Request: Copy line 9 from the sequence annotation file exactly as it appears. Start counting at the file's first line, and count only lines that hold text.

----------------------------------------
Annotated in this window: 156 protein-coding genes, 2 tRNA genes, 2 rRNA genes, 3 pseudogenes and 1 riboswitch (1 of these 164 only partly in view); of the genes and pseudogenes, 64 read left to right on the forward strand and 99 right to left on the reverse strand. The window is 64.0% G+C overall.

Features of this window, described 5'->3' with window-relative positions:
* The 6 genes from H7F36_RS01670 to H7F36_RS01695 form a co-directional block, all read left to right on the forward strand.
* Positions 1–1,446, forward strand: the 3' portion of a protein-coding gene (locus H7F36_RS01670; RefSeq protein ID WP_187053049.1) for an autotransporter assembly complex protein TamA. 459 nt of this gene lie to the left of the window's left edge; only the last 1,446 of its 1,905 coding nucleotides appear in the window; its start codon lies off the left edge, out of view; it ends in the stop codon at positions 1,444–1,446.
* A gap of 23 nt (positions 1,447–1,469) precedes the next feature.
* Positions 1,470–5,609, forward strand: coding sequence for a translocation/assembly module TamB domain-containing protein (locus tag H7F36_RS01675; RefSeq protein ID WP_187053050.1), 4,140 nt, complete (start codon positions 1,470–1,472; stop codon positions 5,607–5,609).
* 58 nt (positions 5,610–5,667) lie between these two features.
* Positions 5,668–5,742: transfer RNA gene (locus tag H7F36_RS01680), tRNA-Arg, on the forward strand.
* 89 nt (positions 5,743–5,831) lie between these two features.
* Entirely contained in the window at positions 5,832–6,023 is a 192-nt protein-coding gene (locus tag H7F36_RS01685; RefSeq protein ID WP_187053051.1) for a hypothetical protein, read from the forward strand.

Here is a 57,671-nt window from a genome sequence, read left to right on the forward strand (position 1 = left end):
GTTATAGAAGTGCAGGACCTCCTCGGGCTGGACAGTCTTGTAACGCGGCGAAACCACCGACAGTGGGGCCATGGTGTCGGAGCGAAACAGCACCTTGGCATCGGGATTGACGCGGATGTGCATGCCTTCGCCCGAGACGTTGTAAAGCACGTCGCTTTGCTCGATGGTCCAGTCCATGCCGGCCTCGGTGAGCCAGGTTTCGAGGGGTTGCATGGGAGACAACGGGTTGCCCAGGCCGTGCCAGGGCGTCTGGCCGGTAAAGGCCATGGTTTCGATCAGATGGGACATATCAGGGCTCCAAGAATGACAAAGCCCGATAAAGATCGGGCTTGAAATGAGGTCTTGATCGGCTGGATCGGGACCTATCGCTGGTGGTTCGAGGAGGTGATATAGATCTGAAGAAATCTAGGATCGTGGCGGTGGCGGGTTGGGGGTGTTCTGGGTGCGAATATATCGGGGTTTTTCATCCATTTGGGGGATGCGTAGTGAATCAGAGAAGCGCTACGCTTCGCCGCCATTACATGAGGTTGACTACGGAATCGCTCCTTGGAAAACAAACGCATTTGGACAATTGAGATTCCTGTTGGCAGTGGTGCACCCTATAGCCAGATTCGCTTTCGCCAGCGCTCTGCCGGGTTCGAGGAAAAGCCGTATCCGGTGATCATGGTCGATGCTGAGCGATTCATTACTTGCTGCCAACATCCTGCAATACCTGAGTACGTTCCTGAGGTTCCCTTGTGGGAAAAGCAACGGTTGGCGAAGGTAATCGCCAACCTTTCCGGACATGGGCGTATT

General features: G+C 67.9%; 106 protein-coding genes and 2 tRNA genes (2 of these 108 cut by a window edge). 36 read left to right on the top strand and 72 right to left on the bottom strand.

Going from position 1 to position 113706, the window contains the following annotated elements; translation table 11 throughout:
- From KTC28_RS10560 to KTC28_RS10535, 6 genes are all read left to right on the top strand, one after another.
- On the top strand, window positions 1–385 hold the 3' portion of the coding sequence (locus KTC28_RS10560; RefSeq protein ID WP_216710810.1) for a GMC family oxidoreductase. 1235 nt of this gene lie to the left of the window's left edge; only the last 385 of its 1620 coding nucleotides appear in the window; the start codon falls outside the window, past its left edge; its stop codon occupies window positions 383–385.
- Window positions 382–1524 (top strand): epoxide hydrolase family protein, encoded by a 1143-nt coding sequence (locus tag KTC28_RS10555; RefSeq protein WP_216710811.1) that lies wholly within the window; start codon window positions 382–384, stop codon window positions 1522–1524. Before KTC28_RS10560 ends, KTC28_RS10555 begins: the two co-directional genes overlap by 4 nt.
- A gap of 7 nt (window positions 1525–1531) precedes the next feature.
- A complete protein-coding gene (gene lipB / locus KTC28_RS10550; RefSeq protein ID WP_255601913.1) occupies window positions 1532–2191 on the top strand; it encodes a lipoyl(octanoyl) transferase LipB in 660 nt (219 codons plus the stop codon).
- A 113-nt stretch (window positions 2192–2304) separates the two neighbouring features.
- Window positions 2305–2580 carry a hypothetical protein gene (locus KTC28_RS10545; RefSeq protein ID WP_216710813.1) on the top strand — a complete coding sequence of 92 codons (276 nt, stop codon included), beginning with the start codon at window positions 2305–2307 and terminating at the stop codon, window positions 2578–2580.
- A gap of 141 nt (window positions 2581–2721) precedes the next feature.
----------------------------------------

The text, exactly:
* 89 nt (positions 5,743–5,831) lie between these two features.